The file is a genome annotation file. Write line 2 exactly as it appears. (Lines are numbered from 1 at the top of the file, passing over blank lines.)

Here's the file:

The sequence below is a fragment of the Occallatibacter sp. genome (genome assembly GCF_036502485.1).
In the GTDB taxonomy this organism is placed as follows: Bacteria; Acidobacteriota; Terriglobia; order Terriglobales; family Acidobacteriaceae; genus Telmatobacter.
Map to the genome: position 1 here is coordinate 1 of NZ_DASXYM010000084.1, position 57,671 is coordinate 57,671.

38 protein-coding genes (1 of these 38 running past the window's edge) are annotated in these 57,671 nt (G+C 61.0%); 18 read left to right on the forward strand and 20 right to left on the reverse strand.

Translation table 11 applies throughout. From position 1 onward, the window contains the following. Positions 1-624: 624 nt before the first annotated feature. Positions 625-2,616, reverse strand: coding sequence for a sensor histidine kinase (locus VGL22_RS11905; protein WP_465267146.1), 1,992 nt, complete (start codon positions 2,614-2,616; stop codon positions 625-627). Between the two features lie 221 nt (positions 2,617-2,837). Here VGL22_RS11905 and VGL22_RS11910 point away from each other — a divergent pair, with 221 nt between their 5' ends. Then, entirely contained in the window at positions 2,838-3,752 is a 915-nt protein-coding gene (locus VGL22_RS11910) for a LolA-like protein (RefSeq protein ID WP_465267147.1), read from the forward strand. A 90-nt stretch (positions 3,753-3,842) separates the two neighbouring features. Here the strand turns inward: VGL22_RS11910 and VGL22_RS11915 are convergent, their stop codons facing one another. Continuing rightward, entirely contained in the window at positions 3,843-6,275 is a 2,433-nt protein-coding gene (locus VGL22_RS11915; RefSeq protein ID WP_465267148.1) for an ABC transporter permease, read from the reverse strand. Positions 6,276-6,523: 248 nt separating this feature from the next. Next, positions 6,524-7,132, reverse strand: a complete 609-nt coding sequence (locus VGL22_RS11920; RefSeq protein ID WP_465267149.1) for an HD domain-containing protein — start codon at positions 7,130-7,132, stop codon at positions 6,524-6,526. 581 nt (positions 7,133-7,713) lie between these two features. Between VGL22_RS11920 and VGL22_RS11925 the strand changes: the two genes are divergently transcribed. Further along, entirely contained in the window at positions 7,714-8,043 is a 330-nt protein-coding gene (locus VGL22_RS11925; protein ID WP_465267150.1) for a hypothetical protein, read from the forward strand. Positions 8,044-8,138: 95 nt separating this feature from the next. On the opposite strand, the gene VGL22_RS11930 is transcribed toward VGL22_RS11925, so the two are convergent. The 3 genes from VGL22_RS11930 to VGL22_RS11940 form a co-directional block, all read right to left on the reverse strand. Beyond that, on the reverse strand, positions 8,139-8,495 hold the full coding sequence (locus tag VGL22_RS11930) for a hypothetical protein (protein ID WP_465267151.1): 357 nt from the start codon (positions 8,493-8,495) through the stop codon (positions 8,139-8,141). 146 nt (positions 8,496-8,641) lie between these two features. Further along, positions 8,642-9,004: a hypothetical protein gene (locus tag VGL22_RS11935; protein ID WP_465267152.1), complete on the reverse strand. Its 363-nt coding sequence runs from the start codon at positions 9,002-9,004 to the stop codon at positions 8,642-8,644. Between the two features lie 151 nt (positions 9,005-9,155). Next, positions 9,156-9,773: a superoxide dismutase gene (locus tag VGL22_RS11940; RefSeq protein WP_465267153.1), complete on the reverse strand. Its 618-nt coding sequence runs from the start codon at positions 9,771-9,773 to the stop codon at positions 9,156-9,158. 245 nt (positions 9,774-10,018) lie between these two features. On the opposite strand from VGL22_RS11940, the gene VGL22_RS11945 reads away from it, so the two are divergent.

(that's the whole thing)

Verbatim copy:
In the GTDB taxonomy this organism is placed as follows: Bacteria; Acidobacteriota; Terriglobia; order Terriglobales; family Acidobacteriaceae; genus Telmatobacter.